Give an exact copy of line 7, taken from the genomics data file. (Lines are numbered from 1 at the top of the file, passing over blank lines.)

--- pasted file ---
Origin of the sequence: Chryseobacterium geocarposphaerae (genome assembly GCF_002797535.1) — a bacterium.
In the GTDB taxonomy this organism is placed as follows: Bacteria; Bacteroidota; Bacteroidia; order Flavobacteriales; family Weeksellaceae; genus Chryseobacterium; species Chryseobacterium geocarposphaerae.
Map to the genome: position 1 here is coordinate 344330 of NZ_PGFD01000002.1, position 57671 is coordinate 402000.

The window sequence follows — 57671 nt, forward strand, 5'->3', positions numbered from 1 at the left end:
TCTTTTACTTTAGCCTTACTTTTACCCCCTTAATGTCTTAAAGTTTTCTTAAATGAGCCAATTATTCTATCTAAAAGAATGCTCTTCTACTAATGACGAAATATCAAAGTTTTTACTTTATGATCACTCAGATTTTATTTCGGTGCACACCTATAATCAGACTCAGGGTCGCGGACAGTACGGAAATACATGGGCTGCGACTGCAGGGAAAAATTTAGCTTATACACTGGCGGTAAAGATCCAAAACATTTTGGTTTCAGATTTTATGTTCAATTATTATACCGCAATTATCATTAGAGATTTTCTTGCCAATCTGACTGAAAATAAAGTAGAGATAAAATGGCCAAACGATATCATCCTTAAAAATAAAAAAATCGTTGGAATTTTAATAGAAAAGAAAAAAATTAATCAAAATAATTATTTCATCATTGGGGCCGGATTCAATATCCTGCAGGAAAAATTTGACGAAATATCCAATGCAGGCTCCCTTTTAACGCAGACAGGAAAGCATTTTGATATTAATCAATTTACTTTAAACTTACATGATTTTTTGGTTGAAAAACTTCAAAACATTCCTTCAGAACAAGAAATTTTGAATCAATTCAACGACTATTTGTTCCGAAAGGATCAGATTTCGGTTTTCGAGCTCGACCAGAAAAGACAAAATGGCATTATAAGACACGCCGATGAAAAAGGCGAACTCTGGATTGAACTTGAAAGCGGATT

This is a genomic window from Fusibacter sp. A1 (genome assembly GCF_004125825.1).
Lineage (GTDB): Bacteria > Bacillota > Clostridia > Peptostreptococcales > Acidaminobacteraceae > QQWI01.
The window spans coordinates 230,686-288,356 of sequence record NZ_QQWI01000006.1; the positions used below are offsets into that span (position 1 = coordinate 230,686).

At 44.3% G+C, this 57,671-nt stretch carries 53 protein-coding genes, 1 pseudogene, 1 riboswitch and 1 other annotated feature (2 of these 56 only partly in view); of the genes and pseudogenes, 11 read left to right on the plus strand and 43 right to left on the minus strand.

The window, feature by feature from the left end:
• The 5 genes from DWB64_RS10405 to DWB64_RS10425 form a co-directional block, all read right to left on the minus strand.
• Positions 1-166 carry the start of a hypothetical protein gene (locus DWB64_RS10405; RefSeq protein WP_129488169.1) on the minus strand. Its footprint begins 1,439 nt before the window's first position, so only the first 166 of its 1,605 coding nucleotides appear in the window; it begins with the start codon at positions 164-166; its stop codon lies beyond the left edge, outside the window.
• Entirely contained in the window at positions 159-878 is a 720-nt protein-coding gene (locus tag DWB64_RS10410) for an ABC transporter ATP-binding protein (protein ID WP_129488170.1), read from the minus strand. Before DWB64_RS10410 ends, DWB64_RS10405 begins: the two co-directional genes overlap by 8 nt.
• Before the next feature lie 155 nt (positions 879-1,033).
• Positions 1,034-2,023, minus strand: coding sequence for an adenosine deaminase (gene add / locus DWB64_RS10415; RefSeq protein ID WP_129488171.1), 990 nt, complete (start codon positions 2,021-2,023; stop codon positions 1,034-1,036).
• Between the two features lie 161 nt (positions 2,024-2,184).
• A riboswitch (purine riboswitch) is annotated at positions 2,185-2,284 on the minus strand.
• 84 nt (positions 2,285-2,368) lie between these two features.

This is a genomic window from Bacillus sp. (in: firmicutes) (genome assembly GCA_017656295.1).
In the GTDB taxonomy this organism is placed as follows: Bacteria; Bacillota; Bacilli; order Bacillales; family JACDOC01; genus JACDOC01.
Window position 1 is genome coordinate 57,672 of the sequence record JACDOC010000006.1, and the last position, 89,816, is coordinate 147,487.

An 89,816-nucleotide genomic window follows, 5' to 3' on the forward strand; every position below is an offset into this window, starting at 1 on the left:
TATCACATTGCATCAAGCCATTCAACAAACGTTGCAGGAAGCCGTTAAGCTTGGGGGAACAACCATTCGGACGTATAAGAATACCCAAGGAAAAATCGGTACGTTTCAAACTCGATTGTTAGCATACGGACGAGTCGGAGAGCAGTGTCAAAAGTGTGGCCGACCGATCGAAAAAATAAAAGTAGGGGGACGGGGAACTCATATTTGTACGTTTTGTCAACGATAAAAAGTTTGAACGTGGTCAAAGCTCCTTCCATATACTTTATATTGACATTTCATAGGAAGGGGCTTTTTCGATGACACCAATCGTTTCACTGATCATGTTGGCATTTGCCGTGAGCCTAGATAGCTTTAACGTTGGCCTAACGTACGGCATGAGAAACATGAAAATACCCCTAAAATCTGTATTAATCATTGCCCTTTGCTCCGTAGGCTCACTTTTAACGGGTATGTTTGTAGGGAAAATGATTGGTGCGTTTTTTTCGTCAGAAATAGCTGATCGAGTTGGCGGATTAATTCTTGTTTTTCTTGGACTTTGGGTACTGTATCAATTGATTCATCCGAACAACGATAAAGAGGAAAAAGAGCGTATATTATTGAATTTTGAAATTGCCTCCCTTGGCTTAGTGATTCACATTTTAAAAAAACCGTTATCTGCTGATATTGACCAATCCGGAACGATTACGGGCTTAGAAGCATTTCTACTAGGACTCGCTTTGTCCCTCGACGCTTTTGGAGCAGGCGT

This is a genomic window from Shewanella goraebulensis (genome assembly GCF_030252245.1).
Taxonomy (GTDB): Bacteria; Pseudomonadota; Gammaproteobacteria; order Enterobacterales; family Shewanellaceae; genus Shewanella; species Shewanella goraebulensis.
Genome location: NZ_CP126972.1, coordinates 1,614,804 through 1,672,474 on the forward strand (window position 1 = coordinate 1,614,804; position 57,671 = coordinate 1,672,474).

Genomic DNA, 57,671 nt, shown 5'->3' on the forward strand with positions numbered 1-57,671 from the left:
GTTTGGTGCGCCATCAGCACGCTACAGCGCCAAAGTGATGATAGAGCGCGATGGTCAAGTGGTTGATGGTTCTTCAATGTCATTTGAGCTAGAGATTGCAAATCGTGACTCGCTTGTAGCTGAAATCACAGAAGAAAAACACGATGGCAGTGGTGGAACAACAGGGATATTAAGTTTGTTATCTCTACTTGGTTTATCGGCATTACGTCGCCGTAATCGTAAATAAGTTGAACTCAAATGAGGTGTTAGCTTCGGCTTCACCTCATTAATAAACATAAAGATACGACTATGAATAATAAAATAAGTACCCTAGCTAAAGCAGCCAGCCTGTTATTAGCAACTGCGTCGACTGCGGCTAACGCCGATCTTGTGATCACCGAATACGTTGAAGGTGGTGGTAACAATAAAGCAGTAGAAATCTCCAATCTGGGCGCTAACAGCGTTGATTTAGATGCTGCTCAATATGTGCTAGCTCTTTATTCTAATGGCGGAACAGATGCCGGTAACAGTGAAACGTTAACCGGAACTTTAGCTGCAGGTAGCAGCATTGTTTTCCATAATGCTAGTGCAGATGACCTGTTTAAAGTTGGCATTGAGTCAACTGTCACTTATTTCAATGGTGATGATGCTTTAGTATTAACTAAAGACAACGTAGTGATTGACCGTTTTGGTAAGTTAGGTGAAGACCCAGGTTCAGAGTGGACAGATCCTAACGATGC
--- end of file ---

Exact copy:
Lineage (GTDB): Bacteria > Bacillota > Clostridia > Peptostreptococcales > Acidaminobacteraceae > QQWI01.